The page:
Although originally from Tokyo, Terada grew up in the adjacent suburbs of Kanagawa and Chiba prefectures. As a child he enjoyed activities like football and swimming, but he also harnessed his creativity through his father’s electric organ, a fixture of his childhood home. He echoes Yokota’s claim about the importance of Yellow Magic Orchestra, but his own impressions of the ‘80s electronic revolution were especially furthered by his love of Tomita Isao’s Planets, a synthesized reimagining of composer Gustav Holst’s orchestral suite which made heavy use of Moog equipment and a Roland System 700 modular system.
“A lot of the music we made wouldn’t have been possible [without] what happened with Japan’s bubble economy”Shinichiro Yokota
As the decade progressed, hip-hop started seeping into their music collections and eventually helped bring the pair together. “After YMO broke up in 1984, hip-hop from America took over,” says Yokota. “I saw [classic 1983 hip-hop movie] Wild Style and stopped doing synthesizer music to focus more on turntablism. Japanese radio was really pushing hip-hop and my friends were into all of it – rapping, breaking, DJing, all aspects of the culture.” Both Yokota and Terada took part in the DJ battles that swept Tokyo as hip-hop entered its golden age; Yokota scratched over raw TR-606 drum tracks as MCs rapped over the beat, while Terada did live performances with an Akai S-900 sampler and computer. “I preferred using a sampler and computer than focusing on DJing with records,” adds Terada. “I was going to DJ competitions to perform and a mutual friend introduced me to Yokota and we got to know each other.”
Terada’s subsequent exposure to house music came through his friend and local promoter Connie E, who was running a weekly house party above a Chinese restaurant in Tokyo in 1988. After hearing the latest records from the US, Terada would try to distil what he was hearing into his own early productions. “I had no idea who was making these songs, but in those days I [was paying back a loan] to buy my sampler and computer so I couldn’t buy many records. I’d listen to what the DJs were playing and when I got an idea to make a song I would suddenly leave the party and go back to my house to start programming. And later on I’d play what I made to Yokota and other friends.”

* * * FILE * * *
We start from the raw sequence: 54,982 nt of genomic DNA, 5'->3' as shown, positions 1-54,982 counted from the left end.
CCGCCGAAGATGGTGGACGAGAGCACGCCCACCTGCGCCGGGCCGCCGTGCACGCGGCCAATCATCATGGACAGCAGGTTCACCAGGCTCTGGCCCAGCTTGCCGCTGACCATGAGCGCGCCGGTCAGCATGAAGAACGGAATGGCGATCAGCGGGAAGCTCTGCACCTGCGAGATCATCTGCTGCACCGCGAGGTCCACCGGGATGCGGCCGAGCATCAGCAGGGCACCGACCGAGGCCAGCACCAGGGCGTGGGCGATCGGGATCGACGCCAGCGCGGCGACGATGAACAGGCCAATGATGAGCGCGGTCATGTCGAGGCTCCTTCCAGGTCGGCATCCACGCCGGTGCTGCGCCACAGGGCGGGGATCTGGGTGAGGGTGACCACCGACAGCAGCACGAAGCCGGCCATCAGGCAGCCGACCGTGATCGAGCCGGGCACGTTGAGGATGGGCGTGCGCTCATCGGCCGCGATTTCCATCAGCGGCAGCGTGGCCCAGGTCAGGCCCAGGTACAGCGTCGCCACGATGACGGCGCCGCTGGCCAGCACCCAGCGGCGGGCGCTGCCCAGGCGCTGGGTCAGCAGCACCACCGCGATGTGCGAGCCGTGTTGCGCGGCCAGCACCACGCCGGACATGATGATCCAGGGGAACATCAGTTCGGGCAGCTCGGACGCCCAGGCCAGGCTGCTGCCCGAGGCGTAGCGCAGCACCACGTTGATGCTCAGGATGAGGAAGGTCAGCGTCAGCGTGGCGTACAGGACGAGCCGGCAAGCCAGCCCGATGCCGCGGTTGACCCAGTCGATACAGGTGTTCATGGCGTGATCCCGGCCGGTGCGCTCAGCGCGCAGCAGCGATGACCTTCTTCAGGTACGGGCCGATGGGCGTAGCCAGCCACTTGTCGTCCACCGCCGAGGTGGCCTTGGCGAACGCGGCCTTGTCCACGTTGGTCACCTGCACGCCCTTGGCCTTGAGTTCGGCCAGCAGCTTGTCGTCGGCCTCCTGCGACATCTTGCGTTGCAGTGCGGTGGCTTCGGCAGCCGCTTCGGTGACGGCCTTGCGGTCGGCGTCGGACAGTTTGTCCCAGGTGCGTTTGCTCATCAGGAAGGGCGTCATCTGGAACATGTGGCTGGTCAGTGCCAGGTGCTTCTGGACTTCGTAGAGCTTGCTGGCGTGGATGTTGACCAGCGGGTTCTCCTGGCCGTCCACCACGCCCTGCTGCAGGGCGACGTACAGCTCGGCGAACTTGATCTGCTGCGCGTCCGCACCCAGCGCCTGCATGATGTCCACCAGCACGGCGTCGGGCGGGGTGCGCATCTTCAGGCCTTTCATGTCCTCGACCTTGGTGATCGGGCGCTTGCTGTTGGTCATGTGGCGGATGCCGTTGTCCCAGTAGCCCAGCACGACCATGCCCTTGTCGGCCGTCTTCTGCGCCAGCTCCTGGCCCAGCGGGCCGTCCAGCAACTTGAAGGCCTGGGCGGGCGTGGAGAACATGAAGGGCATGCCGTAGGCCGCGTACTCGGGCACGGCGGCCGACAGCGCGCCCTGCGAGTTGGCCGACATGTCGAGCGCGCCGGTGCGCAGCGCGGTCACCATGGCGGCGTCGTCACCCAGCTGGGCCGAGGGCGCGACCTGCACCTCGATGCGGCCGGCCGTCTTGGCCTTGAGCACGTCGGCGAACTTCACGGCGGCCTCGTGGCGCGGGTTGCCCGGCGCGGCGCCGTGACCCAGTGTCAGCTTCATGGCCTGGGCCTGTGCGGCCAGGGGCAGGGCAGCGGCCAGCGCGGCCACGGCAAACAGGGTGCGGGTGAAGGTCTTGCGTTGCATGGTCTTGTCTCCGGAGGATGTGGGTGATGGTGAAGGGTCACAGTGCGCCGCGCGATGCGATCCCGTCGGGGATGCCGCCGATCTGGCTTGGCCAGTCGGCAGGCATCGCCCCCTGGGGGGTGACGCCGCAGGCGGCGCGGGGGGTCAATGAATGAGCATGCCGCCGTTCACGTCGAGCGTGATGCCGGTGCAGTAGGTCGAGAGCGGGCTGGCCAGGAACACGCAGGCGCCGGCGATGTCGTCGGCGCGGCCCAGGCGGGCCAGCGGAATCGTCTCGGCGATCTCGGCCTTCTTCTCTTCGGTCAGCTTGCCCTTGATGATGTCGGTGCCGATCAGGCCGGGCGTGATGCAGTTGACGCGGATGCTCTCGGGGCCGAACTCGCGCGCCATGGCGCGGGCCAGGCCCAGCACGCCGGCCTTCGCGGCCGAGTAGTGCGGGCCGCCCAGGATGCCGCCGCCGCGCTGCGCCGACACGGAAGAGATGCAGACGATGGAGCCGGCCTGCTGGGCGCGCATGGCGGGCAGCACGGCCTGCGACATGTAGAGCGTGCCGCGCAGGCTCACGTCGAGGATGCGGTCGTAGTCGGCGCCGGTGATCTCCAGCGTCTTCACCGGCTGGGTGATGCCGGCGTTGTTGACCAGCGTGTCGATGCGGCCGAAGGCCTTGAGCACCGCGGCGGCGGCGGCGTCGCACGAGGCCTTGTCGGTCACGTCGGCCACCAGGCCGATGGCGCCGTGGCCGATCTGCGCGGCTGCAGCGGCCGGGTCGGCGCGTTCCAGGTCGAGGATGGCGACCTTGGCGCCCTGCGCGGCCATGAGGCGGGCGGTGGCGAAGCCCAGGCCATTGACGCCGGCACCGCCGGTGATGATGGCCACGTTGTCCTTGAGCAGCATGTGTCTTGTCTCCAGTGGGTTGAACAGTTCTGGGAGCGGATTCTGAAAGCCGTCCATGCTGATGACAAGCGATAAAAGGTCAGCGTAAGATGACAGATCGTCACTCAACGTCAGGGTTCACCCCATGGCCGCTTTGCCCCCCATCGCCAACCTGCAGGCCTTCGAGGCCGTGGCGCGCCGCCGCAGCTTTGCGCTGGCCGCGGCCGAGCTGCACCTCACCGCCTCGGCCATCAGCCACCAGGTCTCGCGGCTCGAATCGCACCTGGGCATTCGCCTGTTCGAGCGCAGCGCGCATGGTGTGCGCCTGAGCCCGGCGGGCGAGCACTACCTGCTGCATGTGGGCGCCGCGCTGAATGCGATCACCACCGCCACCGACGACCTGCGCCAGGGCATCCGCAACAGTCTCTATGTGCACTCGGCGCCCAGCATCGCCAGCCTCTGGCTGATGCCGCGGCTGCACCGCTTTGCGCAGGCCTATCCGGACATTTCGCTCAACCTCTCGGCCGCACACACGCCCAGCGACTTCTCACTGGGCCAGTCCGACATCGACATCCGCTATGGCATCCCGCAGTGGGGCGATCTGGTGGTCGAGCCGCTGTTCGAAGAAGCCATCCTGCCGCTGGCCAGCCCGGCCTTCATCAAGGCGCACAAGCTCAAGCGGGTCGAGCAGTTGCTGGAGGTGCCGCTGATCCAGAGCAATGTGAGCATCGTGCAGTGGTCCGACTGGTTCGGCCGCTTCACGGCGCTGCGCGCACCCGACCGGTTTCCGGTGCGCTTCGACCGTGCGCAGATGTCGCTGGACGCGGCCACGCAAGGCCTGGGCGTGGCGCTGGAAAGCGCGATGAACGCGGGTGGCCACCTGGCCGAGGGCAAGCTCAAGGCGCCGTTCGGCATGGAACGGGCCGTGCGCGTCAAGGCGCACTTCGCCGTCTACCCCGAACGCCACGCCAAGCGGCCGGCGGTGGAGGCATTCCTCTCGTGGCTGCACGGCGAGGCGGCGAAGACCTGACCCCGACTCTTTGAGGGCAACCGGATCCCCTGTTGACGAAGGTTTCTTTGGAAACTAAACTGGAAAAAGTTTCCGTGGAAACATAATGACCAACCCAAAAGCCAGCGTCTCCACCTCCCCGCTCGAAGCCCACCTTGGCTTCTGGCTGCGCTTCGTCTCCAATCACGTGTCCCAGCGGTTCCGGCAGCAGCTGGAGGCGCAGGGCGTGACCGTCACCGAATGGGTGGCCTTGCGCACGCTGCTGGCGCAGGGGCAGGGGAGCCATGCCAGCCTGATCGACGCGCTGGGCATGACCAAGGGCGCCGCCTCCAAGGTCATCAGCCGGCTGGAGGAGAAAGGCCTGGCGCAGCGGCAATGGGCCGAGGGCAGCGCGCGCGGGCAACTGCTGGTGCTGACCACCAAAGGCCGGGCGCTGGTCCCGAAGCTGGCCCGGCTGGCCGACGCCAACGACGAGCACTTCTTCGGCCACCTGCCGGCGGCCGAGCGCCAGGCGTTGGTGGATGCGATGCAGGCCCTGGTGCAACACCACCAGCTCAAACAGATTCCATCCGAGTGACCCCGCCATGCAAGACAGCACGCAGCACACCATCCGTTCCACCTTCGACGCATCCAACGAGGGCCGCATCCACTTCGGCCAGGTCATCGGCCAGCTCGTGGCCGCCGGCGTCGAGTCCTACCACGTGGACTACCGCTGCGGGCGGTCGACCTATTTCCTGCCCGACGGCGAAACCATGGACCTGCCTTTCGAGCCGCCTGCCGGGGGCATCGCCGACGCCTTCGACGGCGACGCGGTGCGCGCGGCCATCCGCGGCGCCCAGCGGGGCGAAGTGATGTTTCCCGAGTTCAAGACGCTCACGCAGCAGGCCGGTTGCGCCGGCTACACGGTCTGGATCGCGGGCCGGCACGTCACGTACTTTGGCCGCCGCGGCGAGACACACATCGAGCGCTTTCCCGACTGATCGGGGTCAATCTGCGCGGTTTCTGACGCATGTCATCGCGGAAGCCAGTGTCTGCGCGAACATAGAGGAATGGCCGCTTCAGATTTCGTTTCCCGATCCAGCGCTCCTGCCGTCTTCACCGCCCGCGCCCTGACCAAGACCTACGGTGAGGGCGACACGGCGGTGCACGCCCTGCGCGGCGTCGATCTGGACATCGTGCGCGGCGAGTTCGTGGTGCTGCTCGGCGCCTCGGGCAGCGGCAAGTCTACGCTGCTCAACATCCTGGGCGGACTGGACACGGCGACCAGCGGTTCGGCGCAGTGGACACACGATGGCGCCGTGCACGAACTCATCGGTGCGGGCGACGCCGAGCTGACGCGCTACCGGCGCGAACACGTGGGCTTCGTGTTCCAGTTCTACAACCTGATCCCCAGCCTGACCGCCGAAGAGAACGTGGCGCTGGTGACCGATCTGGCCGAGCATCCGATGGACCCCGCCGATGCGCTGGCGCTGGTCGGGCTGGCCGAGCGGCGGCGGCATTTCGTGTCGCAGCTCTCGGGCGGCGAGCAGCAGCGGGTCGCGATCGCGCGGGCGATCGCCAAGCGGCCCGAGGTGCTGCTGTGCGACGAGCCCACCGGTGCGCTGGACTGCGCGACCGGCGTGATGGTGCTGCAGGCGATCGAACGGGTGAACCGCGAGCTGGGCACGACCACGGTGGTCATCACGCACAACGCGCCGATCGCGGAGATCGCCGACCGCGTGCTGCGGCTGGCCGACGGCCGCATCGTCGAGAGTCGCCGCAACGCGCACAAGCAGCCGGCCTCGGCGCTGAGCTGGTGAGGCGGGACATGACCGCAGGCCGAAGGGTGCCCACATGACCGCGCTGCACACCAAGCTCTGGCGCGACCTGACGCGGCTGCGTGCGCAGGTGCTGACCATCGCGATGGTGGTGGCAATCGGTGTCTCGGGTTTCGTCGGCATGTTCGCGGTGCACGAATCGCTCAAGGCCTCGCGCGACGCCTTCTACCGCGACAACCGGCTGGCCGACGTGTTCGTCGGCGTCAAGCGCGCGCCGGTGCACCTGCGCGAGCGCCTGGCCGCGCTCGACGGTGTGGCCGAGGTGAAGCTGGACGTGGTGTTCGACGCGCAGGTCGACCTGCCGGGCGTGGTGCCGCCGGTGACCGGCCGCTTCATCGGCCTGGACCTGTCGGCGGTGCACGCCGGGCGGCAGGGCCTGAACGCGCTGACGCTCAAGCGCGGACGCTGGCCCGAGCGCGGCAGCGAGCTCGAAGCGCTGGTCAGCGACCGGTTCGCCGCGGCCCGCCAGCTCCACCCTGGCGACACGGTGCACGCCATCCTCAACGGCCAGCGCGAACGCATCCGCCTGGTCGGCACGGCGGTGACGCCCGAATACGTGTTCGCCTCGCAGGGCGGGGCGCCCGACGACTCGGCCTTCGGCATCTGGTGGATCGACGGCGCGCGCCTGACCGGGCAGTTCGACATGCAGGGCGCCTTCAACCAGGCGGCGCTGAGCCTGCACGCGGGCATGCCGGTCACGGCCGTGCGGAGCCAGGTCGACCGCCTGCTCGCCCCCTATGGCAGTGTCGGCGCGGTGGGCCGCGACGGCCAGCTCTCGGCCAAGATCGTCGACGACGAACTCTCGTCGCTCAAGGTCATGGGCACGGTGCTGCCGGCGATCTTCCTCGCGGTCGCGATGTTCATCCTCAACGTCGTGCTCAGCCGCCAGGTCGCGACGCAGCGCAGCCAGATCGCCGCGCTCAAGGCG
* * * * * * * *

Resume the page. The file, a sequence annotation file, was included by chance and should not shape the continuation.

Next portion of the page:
Up and running in their respective home studios, Terada and Yokota began navigating the world of music production together. “We’d exchange floppy disks with sound files and sessions that we made,” says Terada. “In those days there was no internet so I remember making phone calls to listen to each others’ music or meeting up to share what we made.” While Terada paints a picture of an even exchange, Yokota adds playfully: “I was watching what Terada was doing and went home by motorbike to try it out before I forgot. I stole his techniques!”
“I was addicted to drum and bass”Soichi Terada
From 1986 to 1991, Japan was in a “bubble era” thanks to the inflation of the stock market and real estate prices. Much of the country enjoyed the lifestyle spoils of a prosperous economy, and the entertainment industry in particular was booming. Yokota thinks its eventual collapse in 1992 was a blessing in disguise. “After the bubble era, the price of equipment went down and we were able to get expensive gear that we couldn’t before,” he says. “Even the unusable equipment that came out was available in large quantities. These days we search for vintage equipment, but back then we never thought about buying old stuff. A lot of the music we made wouldn’t have been possible [without] what happened with the bubble economy and inexpensive digital technology.”
Though there were were other Tokyo producers in Yokota and Terada’s circle, such as Hiroshi Matsui, Manabu Nagayama and Takashi Sekiguchi, Far East Recording operated much as it does now, as a distinct and singular entity. During the ‘90s, even with a busy release schedule, live performances and DJ gigs were rare, with Terada preferring to hone his craft in the studio rather than go record-digging for DJ sets. “We just had one party that we did ourselves when released the first Far East Recording album,” he remembers. “Yokota did a DJ set as well as a live performance, and I also performed live. I sometimes played in clubs with my sampler and computer – but it was hard to get the same sound as in the studio, so there were very few opportunities.”